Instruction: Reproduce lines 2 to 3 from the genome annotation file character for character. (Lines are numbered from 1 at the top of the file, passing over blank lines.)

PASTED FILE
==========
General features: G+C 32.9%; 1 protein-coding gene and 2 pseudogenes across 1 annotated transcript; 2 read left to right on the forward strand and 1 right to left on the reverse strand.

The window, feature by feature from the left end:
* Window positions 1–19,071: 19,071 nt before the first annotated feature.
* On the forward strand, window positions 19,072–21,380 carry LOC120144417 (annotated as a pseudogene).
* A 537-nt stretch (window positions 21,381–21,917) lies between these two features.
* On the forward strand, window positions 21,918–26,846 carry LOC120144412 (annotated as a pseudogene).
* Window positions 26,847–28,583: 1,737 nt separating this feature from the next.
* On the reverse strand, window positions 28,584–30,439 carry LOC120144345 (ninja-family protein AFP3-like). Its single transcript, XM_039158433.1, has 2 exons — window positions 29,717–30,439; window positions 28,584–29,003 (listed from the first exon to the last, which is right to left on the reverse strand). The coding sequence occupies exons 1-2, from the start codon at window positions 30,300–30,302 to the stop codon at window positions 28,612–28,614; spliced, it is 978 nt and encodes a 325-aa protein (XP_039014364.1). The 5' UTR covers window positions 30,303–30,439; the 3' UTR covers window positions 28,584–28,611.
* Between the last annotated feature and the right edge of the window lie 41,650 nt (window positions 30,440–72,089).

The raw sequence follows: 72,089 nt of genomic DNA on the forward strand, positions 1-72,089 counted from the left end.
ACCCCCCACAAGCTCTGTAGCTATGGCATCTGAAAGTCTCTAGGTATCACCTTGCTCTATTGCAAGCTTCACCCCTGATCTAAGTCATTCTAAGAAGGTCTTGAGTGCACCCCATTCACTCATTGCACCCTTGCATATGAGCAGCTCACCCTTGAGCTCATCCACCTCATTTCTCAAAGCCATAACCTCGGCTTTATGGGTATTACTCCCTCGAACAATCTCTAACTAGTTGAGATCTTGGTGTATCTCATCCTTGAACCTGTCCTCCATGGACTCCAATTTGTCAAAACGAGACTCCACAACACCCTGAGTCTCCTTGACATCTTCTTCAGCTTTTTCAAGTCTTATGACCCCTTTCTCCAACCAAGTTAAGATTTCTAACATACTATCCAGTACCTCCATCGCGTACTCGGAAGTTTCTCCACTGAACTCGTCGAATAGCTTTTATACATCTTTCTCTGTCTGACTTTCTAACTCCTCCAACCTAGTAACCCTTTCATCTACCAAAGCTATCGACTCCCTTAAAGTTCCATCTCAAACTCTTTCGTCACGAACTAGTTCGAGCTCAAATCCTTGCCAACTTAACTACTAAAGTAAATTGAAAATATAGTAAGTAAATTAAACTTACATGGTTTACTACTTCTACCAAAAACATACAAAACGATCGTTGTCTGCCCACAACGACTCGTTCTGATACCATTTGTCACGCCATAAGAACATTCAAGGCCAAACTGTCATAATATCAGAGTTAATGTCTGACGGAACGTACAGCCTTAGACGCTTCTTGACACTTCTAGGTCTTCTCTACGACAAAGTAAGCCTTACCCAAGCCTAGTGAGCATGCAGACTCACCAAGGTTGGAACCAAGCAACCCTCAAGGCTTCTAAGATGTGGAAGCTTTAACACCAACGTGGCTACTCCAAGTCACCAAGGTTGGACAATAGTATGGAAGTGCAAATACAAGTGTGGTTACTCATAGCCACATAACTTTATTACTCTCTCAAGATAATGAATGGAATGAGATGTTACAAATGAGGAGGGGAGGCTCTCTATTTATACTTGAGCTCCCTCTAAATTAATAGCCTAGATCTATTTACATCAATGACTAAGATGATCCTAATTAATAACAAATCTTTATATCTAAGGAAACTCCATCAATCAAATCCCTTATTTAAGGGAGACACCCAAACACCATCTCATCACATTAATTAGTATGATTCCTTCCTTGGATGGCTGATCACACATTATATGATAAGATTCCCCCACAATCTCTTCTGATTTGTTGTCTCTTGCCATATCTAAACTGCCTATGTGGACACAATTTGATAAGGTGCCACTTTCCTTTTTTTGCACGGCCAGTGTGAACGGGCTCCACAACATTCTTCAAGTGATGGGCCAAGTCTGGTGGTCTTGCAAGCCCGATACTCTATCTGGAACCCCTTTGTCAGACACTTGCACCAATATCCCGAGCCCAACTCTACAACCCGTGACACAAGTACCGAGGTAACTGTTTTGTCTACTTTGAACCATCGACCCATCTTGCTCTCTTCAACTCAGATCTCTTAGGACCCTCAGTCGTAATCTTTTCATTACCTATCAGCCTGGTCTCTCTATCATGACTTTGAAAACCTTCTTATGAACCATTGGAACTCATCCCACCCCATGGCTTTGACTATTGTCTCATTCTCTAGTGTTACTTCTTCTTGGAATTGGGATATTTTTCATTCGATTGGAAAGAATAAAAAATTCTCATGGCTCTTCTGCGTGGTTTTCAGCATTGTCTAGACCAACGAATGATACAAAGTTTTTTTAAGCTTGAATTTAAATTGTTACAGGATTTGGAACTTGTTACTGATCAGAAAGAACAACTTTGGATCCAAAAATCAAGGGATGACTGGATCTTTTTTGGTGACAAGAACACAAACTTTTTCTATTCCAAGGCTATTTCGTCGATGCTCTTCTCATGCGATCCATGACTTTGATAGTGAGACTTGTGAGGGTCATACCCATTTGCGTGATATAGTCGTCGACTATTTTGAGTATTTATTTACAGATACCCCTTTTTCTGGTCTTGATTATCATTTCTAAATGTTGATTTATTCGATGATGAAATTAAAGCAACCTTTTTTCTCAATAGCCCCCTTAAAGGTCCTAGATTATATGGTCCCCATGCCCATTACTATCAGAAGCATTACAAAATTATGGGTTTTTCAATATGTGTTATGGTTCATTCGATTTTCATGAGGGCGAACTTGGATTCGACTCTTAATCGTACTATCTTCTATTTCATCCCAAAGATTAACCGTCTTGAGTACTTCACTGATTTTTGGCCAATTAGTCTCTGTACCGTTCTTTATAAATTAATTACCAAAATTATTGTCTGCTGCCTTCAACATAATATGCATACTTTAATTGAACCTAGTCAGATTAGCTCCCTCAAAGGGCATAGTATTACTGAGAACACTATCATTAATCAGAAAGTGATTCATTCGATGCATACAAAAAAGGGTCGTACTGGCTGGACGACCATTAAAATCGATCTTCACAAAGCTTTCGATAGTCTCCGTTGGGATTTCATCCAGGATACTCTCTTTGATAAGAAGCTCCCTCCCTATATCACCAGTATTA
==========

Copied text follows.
The window, feature by feature from the left end:
* Window positions 1–19,071: 19,071 nt before the first annotated feature.